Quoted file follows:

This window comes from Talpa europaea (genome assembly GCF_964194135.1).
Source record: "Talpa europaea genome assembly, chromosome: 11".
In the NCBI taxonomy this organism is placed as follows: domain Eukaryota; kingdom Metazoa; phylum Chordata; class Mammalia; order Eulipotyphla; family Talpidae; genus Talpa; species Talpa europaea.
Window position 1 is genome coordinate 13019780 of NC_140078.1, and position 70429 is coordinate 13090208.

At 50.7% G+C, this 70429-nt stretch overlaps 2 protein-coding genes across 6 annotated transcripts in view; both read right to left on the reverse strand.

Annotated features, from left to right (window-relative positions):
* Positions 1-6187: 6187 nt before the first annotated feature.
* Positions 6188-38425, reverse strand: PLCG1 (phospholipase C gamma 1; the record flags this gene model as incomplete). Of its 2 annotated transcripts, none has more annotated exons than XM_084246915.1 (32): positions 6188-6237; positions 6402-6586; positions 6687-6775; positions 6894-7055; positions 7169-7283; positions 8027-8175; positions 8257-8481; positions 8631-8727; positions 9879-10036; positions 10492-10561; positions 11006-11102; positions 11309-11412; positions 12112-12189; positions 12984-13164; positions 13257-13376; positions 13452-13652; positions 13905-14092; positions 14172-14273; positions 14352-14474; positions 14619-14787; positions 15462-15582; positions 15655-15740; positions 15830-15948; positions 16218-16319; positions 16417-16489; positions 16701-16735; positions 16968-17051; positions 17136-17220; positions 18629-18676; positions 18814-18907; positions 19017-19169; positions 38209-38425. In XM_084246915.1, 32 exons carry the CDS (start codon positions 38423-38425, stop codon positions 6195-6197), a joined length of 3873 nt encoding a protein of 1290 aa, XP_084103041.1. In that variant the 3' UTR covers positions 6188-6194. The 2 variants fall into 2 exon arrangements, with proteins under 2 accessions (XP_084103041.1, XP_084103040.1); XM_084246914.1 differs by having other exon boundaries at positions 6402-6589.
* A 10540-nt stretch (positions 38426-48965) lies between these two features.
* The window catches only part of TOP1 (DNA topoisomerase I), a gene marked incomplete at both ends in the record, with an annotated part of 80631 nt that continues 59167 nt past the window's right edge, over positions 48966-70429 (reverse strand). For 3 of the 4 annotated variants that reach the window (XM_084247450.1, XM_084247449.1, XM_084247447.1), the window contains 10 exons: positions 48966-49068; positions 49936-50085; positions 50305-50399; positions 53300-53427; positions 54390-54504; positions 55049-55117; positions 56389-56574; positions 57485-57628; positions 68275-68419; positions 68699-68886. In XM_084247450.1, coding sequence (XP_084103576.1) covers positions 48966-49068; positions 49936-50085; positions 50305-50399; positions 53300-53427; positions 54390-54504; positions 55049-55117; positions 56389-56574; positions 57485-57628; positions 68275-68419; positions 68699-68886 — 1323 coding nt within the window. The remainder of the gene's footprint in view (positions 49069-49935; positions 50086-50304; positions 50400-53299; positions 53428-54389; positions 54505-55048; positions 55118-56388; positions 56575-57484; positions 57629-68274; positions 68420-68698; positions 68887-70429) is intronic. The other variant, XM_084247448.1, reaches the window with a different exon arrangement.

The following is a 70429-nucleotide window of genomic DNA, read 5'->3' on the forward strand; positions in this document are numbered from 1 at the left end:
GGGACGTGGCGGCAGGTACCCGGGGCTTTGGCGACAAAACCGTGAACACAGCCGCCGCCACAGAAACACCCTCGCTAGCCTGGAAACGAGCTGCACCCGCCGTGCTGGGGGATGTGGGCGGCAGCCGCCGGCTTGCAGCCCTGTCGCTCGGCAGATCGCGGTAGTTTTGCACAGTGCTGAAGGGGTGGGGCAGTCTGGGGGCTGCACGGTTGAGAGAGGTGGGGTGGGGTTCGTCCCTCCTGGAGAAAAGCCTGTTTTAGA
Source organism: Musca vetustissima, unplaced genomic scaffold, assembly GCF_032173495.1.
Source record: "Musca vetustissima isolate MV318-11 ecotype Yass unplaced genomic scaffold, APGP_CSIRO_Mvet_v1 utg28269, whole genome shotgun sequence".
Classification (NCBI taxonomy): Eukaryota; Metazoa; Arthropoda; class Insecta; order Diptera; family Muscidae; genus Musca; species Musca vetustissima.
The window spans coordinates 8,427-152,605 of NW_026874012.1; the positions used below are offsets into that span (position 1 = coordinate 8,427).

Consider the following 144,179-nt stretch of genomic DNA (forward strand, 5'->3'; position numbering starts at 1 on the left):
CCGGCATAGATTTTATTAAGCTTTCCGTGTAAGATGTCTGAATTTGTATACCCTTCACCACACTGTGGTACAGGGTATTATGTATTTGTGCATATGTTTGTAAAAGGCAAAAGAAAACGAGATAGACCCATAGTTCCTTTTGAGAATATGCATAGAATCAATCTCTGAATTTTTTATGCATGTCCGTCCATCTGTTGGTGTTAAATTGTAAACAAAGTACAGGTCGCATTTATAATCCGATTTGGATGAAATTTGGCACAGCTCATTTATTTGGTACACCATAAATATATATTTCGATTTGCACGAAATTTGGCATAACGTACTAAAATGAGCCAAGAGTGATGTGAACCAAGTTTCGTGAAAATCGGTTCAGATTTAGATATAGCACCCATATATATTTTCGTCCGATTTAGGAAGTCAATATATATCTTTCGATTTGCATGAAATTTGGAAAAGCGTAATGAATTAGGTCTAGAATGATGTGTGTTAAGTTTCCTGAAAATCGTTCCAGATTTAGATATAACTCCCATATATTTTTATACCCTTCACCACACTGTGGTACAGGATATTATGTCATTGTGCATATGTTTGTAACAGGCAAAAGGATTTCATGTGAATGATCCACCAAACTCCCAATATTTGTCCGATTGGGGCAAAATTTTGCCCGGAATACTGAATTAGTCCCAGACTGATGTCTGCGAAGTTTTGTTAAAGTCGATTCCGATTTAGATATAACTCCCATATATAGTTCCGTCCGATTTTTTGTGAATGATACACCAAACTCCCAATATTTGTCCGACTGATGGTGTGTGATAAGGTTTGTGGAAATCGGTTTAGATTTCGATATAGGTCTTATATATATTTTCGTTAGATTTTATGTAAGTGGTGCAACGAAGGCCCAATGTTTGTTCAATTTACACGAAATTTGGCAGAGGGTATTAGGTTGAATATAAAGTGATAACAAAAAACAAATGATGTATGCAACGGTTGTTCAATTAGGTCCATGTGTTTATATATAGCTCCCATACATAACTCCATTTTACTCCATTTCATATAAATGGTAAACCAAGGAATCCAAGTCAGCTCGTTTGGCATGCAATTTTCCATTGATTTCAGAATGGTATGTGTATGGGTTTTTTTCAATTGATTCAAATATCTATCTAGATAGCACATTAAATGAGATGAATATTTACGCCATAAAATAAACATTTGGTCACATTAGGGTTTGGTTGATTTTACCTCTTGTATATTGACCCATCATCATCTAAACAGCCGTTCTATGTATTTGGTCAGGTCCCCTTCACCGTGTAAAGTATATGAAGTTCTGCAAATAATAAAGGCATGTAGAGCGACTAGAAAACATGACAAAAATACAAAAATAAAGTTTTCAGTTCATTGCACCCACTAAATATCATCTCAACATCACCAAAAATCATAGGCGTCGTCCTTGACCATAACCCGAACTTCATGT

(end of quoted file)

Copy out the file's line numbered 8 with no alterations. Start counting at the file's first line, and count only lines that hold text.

* Positions 6188-38425, reverse strand: PLCG1 (phospholipase C gamma 1; the record flags this gene model as incomplete). Of its 2 annotated transcripts, none has more annotated exons than XM_084246915.1 (32): positions 6188-6237; positions 6402-6586; positions 6687-6775; positions 6894-7055; positions 7169-7283; positions 8027-8175; positions 8257-8481; positions 8631-8727; positions 9879-10036; positions 10492-10561; positions 11006-11102; positions 11309-11412; positions 12112-12189; positions 12984-13164; positions 13257-13376; positions 13452-13652; positions 13905-14092; positions 14172-14273; positions 14352-14474; positions 14619-14787; positions 15462-15582; positions 15655-15740; positions 15830-15948; positions 16218-16319; positions 16417-16489; positions 16701-16735; positions 16968-17051; positions 17136-17220; positions 18629-18676; positions 18814-18907; positions 19017-19169; positions 38209-38425. In XM_084246915.1, 32 exons carry the CDS (start codon positions 38423-38425, stop codon positions 6195-6197), a joined length of 3873 nt encoding a protein of 1290 aa, XP_084103041.1. In that variant the 3' UTR covers positions 6188-6194. The 2 variants fall into 2 exon arrangements, with proteins under 2 accessions (XP_084103041.1, XP_084103040.1); XM_084246914.1 differs by having other exon boundaries at positions 6402-6589.